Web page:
“The Reef Antlerworm, a robust and ill-tempered marine predator with a broad distribution in the warmer waters of Chri-irah, has been of interest to birrin natural historians, and fishermen, for some time.
Reaching a maximum length of around 3 feet, this species, one of the larger of this group, is dwarfed by the more rarely encountered giants of the deeper oceans, still manages to dominate its shallow water habitat. Hunted by divers for thousands of years for both its meat and egg masses, scientific interest has been focused on its informative anatomically adaptations, which offer important clues into the early evolution of the quadrilaterians to which the birrin belong.
Relying on surprise when hunting, the reef antlerworm insinuates itself among marine debris on reefs and wrecks, showing only the tips of its sensory tentacles and eyestalks as it waits for prey, predators or rivals. Any small creature that swims too close is rapidly subdued in an explosive tangle of tentacles that erupt from around the mouth. The huge ornamental jaws are opened during prey capture, both to threaten any opportunistic predators, and simply to make room for food to pass. Spines at the jaws’ base help push prey down the expansive gullet, most of which is swallowed whole.
The jaws, actually a slight encumbrance when feeding, come into their own when antlerworms meet one another. Prime hunting spots on a reef can be hard to come by, and prey concentrations can change with tides and seasons. There is a constant battle to secure the best reef hollows and caves, and the worms often leave their haunts to attempt to find somewhere more productive. If they find a more desirable site is already taken, both will rise up from the sea floor, jaws held wide, and face off. If one set of jaws is obviously larger than the other, the smaller worm will usually retreat. Evenly matched opponents, however begin by locking jaws and pushing one another to determine strength. If that is not enough, a furious and usually brief fight begins, each trying to injure the other. The loser, sometimes fatally wounded, retreats. If no longer mobile, it may even be partially eaten.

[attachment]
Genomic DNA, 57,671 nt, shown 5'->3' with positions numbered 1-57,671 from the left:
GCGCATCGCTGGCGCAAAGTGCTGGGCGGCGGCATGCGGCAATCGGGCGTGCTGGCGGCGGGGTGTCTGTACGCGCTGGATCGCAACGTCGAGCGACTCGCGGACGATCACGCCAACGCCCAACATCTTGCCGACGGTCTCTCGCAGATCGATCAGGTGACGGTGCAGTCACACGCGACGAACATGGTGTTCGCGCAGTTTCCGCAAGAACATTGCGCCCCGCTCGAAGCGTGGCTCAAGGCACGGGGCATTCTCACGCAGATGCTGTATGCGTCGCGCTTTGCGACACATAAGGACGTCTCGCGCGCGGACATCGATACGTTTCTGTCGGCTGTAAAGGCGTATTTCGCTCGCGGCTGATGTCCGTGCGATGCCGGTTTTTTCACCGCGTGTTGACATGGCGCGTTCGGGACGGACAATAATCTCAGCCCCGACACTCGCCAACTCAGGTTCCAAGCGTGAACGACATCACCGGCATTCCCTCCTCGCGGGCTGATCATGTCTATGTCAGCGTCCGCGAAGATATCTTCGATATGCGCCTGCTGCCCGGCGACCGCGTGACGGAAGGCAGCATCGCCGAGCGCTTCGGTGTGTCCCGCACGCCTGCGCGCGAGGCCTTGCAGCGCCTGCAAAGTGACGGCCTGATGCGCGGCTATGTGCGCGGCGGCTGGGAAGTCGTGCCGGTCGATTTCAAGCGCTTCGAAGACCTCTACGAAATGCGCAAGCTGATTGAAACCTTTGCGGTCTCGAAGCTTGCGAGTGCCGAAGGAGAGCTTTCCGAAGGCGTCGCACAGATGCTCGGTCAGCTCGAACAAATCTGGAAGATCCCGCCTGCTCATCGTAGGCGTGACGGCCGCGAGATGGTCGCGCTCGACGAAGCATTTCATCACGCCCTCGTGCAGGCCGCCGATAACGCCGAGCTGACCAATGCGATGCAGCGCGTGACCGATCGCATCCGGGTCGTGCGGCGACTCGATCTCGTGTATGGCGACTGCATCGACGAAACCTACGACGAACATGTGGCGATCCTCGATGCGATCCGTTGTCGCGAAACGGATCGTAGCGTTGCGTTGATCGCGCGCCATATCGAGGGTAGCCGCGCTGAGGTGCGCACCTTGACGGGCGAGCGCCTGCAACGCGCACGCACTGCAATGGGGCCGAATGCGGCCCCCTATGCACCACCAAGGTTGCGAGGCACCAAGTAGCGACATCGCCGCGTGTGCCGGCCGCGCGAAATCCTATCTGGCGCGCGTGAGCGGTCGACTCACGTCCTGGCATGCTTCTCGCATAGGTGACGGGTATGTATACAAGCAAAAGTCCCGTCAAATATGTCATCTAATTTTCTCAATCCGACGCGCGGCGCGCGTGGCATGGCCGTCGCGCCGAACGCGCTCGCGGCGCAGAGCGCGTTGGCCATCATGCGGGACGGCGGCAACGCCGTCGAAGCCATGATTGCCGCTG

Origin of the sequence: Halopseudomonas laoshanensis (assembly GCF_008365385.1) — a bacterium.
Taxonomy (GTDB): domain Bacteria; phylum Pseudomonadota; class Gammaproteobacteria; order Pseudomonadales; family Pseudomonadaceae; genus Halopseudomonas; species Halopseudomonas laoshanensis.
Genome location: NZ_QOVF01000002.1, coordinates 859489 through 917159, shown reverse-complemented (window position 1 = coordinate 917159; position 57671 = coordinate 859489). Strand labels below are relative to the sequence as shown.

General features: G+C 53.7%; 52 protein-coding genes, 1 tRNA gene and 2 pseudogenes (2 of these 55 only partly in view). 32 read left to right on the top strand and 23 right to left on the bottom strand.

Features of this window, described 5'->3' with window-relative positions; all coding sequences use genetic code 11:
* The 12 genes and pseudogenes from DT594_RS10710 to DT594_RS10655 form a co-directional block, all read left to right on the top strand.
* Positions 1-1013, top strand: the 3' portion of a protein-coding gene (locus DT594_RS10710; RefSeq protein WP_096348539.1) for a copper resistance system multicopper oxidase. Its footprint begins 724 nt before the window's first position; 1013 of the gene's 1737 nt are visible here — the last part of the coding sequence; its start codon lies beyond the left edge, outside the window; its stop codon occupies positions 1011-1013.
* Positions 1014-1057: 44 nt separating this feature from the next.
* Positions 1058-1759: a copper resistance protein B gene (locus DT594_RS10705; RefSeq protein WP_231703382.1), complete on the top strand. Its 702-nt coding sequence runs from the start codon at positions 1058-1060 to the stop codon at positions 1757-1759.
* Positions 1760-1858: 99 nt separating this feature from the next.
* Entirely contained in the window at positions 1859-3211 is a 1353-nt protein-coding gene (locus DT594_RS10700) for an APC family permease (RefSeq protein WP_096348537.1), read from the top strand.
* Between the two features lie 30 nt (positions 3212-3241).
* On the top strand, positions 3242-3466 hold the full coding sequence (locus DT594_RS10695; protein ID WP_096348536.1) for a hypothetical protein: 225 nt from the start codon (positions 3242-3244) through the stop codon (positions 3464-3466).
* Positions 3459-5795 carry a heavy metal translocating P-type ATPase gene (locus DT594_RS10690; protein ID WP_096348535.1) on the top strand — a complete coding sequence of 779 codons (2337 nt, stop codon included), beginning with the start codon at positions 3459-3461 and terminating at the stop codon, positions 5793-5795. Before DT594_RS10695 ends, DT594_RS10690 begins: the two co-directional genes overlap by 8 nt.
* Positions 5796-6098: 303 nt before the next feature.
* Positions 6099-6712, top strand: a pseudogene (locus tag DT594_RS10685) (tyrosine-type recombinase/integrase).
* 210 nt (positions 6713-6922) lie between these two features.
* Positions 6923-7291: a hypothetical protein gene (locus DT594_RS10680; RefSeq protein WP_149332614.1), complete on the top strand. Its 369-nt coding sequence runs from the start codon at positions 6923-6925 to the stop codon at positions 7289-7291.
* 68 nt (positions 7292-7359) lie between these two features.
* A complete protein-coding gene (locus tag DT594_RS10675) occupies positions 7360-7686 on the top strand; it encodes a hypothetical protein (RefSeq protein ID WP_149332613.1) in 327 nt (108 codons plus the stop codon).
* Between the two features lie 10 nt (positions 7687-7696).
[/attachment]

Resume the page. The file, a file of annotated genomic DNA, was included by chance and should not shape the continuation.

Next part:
While not a ‘primitive’ organism, the antlerworms belong to a group that split off from the main quadrilaterian branch hundreds of millions of years ago. While the branch containing the birrin maintained its stalked eyes and sensory tentacles in many cases, they presently play no role in feeding. However, as revealed by fossils such as the BASKETWORM, what become eyestalks in the birrin were originally lophophoroid structures evolved to catch food via filter feeding. Rather than reducing their role in prey capture, the branch that become antlerworms vastly increased the size and strength of these organs, using them as powerful tentacles capable of both sensing and grasping prey. The eye spots, initially at the ends of the tentacles, evolved downwards and away from the vulnerable tips to nearer the body and are thus protected from struggling food.
These adaptations offer scientists a window into the early role of quadrilatarian sensory tentacles, and why, even if not directly involved in feeding among the birrin and their relatives, remain evolutionarily important to the group today.”